Impact SA

CSI fighting child hunger


Tiger Brands Foundation urges businesses to redirect CSI spend towards in-school nutrition programmes.

The scourge of child hunger in South Africa is becoming a growing challenge for many, as poor households continue to come under increasing pressure from the rising cost of living, with steep inflation and surging fuel and food pricing placing additional strain on poor communities.

With more households becoming food insecure due to the tough economic conditions, child hunger is set to grow. As a result, more learners from vulnerable communities are likely to become reliant on government’s National School Nutrition Programme (NSNP), which is an important intervention on which millions of South African learners depend on, for their only source of daily nutrition.

While several NPOs have stepped up to supplement government’s NSNP, such as the Tiger Brands Foundation (TBF), which launched its in-school breakfast programme more than a decade ago, it is bound to come under increasing pressure as child hunger increases.

“Further interventions are certainly needed, and this creates the ideal opportunity for private sector businesses to step in and redirect some of their annual social corporate investment efforts to providing a breakfast meal to learners. Ultimately, this would result in lasting and impactful return on investment,” says Tiger Brands Foundation (TBF) Operations Manager Karl Muller.

Currently, about 9.6 million South African learners are fed by the NSNP at school every day, with the programme aiming to improving the ability of children to learn by combating malnutrition, reducing hunger and improving school attendance.

Need to expand nutrition programmes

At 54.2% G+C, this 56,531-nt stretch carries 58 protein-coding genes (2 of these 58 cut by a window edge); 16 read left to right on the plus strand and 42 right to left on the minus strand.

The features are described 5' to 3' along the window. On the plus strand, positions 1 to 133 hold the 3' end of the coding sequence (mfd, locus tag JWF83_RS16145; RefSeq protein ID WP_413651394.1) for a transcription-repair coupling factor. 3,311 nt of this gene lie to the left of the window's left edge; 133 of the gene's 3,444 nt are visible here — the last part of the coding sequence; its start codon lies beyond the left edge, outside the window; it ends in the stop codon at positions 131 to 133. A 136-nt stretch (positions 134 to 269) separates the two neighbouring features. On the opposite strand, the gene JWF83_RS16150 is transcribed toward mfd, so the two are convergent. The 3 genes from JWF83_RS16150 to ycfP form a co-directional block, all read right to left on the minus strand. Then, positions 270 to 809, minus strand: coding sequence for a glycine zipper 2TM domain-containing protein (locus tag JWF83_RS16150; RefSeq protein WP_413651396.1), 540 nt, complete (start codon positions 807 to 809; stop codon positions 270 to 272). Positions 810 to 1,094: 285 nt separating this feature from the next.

Considering these factors, Muller notes that the importance of expanding in-school nutrition programmes cannot be overstated. Since its inception in 2011, TBF’s in-school breakfast programme, which complements the lunch provided by the NSNP, has proven to be one of the most efficient nutrition programmes in South Africa, serving nutritious meals to tens of thousands of learners from underprivileged communities daily.

“TBF provides nutritious breakfasts to almost 67 700 learners each day, at 91 schools around the country in all provinces. While this and similar efforts by other NPOs are making a significant difference in the lives of many learners, we are well aware that the worsening economic conditions that we are facing require us to intensify our efforts,” he adds.

Muller points out that, according to the Trialogue Business in Society Handbook, South African companies spent an estimated R10.9 billion on CSI in the 2022 financial year, which is a 6% increase from the R10.3 billion spent in 2021.

“It is encouraging to see that the amount of CSI spent is steadily increasing as businesses recover from the effects of the pandemic. It is also good to see that education was the most popular cause, supported by 98% of companies and accounting for an average of 44% of CSI expenditure,” he says.

“Similarly, it is also good that NPOs remain the most popular recipients of CSI funding, with 94% of companies directing an average 58% of their spend to these organisations in 2022.”

Importance of nutrition in education

However, Muller argues that in-school nutrition programmes and the NPOs that run them should not be overlooked in terms of companies’ CSI spend, as the need for proper nutrition and the ability to learn go hand in hand.

“We know that hunger is likely to impact a child’s academic performance, with research showing that children from families that are not sure where their next meal will come from are more likely to have lower grades at school, among other challenges,” says Muller.


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